'PARACHUTE' PROTOTYPE DESIGNED TO BRING SATELLITES BACK TO EARTH
Miles above the surface of the Earth, it's getting a bit crowded. A photograph from space reveals millions and millions of pieces of former satellites and other "space junk" making lonely, endless orbits around the globe.
How do we keep this man-made material from negatively affecting future orbital activity? Part of the answer is in creating mechanisms to bring these objects down when their work is done.
A group of senior engineering students have spent their final undergraduate semester wrestling with this issue. And they hope one day that their prototype design for a "parachute" to make tiny satellites fall back down to Earth gets tested by being blasted into orbit.
"If you look at an accurate photo of Earth debris and orbiting satellites, it's like a big snow globe up there," said Juan Parducci, a senior in mechanical engineering from Alexandria, Va. "What we've tried to design is a passive de-orbiting system to bring a small satellite back to Earth within 25 years, after its mission has been completed."
It was one of the projects that students could sign up for in the senior capstone design course in ODU's Frank Batten College of Engineering and Technology. Parducci and two other senior mechanical engineering majors from Virginia - Kimberly Scheider from Fairfax and Todd Estep from Chesterfield - comprised the team working on the passive de-orbiting system under Bob Ash, Eminent Scholar and professor of aerospace engineering.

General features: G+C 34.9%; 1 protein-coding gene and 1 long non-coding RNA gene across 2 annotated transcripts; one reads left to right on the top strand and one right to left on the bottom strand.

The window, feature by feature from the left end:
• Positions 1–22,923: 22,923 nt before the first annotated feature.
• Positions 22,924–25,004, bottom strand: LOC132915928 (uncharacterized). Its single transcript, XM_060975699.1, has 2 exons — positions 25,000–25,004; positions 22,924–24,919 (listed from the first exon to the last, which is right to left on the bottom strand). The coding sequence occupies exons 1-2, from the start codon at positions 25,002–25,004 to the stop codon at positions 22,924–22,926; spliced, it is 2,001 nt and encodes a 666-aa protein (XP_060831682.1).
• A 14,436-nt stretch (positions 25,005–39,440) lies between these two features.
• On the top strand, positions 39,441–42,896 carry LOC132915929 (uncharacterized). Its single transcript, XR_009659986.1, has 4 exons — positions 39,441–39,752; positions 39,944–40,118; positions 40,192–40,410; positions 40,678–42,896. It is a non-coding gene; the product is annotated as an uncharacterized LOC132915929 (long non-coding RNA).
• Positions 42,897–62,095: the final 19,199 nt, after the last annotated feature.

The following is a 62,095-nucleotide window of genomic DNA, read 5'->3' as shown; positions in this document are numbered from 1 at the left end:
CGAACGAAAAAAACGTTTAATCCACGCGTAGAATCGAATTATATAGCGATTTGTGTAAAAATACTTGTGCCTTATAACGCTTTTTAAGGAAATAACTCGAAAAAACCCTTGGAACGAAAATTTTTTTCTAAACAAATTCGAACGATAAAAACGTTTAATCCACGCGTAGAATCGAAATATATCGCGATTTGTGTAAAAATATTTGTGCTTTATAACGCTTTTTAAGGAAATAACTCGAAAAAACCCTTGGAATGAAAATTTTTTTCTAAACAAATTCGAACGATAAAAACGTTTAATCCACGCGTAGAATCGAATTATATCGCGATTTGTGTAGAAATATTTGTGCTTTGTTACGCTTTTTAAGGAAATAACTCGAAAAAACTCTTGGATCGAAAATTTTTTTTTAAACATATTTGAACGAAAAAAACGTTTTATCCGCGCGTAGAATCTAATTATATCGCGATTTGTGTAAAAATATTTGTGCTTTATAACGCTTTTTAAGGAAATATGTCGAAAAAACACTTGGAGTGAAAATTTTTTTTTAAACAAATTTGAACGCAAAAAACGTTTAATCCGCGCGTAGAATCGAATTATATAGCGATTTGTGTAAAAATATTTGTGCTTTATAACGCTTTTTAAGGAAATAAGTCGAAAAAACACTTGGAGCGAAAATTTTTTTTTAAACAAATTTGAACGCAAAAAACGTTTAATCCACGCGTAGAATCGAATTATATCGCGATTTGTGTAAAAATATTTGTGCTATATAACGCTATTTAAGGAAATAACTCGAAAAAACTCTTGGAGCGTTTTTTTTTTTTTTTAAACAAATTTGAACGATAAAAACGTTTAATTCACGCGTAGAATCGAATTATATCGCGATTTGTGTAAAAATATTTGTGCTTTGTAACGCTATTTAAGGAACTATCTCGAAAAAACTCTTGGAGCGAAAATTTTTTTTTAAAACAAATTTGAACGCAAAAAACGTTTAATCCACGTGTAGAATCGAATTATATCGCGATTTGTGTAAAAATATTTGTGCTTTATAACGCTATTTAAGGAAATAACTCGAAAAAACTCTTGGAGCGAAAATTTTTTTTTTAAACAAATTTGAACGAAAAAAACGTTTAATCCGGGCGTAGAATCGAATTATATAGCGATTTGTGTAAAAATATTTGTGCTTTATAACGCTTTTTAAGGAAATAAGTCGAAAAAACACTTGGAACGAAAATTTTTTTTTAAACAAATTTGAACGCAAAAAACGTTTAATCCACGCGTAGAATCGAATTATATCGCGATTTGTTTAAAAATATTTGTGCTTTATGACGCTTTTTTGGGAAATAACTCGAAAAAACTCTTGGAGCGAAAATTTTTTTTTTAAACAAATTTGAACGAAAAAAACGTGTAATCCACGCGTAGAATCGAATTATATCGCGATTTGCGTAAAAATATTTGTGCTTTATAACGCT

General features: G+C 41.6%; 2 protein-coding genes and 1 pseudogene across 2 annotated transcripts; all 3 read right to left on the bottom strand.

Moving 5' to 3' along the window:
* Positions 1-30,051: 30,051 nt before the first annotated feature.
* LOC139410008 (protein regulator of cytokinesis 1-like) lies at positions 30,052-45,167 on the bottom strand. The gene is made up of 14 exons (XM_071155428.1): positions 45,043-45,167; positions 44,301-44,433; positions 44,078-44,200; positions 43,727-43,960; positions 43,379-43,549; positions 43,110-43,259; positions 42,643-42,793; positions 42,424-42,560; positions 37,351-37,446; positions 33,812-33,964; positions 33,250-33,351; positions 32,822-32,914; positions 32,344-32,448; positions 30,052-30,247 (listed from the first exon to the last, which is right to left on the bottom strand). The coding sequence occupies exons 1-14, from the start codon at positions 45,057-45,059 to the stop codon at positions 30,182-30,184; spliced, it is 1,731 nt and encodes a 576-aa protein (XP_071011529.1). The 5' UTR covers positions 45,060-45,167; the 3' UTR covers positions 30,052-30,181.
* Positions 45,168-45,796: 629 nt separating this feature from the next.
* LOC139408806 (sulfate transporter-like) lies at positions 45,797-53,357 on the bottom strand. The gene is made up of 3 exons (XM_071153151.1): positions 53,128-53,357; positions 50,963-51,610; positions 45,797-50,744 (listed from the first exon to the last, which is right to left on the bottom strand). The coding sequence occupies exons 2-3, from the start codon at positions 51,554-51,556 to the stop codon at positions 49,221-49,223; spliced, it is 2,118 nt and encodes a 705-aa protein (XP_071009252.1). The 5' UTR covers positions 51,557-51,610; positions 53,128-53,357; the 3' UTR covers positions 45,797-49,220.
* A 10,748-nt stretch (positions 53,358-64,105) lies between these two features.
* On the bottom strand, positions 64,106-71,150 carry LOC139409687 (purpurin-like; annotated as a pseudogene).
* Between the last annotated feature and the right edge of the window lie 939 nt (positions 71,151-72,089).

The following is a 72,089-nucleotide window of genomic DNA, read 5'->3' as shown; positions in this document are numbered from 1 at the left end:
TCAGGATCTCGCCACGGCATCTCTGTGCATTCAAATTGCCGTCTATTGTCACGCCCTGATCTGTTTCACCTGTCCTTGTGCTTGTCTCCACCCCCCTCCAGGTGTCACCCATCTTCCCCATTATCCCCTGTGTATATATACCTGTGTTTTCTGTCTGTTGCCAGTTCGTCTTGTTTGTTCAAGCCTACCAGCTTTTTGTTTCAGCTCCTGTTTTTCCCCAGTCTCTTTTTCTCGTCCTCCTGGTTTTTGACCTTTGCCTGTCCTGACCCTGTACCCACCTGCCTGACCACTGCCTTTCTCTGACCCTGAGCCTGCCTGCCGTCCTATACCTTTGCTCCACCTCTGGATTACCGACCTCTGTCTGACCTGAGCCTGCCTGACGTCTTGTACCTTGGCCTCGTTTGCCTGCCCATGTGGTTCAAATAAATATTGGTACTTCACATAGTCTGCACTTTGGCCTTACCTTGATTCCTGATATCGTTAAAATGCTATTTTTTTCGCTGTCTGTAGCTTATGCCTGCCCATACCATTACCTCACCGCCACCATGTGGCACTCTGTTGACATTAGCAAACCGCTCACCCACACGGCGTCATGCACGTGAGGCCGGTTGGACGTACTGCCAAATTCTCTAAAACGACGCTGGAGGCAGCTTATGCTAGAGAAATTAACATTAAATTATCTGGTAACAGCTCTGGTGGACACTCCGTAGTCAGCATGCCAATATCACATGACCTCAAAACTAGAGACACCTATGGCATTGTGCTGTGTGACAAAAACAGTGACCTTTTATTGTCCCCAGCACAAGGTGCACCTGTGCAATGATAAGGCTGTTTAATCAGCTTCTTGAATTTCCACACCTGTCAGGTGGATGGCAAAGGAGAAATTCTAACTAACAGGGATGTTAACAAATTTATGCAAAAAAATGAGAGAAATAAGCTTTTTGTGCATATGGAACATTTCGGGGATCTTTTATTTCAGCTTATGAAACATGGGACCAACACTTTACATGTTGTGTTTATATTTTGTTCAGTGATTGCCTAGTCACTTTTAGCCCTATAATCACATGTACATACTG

Their job was to create an apparatus that would cause a "CubeSat," a 10-centimeter-cubed satellite used commonly to complete small tasks in orbit, to return to Earth within 25 years after its mission has been completed.
Due to the popularity of the project, the trio ended up working with four more students on two other teams, who are tackling different aspects of the same project. One of the teams is focusing on the structural analysis of a nano-satellite during a launch environment, and how it can withstand the rigors of leaving the Earth's atmosphere. The other, a command and control group, is working on data transmission issues in order to manipulate a CubeSat while it is in space.
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Published on: June 1, 2012